Midlife Wealth Mobility and Long-term Cardiovascular Health

Original Investigation

June 30, 2021

Sara Machado, PhD1; Andrew Sumarsono, MD2,3; Muthiah Vaduganathan, MD, MPH4

1 Department of Health Policy, London School of Economics, London, United Kingdom
2 Department of Medicine, University of Texas Southwestern Medical Center, Dallas
3 Division of Hospital Medicine, Parkland Memorial Hospital, Dallas, Texas
4 Brigham and Women’s Hospital Heart & Vascular Center and Harvard Medical School, Boston, Massachusetts

JAMA Cardiol. Published online June 30, 2021. doi:10.1001/jamacardio.2021.2056

Abstract

Importance  The association of socioeconomic status and cardiovascular outcomes has been well described, but little is known about whether longitudinal changes in wealth are associated with cardiovascular health status.

Objective  To evaluate the association between midlife wealth mobility and risk of cardiovascular events.

Design, Setting, and Participants  This longitudinal, retrospective cohort study included US adults 50 years or older who participated in the Health and Retirement Study. Participants in the primary analysis had no history of cardiovascular disease and had observations in at least two of three 5-year age intervals (50-54, 55-59, and 60-64 years) and follow-up after 65 years of age. Data were collected from January 1, 1992, to December 31, 2016, and analyzed from November 10, 2020, to April 26, 2021.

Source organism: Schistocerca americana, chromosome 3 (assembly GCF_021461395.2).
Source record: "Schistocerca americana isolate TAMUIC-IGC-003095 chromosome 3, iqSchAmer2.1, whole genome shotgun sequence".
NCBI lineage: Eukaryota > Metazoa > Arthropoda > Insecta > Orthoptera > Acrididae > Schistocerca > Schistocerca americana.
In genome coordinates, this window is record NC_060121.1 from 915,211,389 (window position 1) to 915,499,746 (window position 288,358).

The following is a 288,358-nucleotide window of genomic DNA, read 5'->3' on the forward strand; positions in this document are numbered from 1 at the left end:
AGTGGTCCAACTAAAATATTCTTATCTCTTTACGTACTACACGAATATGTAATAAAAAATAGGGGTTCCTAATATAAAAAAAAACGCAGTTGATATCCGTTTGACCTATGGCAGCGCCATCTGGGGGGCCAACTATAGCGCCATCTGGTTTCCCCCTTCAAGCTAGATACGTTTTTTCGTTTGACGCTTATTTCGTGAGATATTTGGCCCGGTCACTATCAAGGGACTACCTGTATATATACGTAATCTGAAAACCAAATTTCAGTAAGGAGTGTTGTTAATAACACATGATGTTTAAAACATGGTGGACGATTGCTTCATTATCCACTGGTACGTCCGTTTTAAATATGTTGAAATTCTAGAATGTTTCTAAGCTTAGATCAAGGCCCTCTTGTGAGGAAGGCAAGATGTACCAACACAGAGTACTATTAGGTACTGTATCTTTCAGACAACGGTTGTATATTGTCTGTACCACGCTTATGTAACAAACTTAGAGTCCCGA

Exposures  Quintiles of wealth (reflecting total nonhousing assets) were defined within each of 4 birth cohorts (1931-1935, 1936-1940, 1941-1945, and 1946-1950). Wealth mobility was defined as an increase or a decrease of 1 or more wealth quintiles and was compared with wealth stability (same quintile over time) using covariate-adjusted Cox proportional hazards regression models.

Main Outcomes and Measures  Composite outcome of nonfatal cardiovascular event (myocardial infarction, heart failure, cardiac arrhythmia, or stroke) or cardiovascular death.

Results  A total of 5579 participants were included in the primary analysis (mean [SD] age, 54.2 [2.6] years; 3078 women [55.2%]). During a mean (SD) follow-up of 16.9 (5.8) years, 1336 participants (24.0%) experienced a primary end point of nonfatal cardiovascular event or cardiovascular death (14.4 [95% CI, 13.6-15.2] per 1000 patient-years). Higher initial wealth (per quintile) was associated with lower cardiovascular risk (adjusted hazard ratio [aHR] per quintile, 0.89 [95% CI, 0.84-0.95]; P = .001). When compared with stable wealth, participants who experienced upward wealth mobility (by at least 1 quintile) had independently lower hazards of a subsequent nonfatal cardiovascular event or cardiovascular death (aHR, 0.84 [95% CI, 0.73-0.97]; P = .02), and participants who experienced downward wealth mobility had higher risks (aHR, 1.15 [95% CI, 1.00-1.32]; P = .046).

Conclusions and Relevance  These findings suggest that upward wealth mobility relative to peers in late middle age is associated with lower risks of cardiovascular events or death after 65 years of age.

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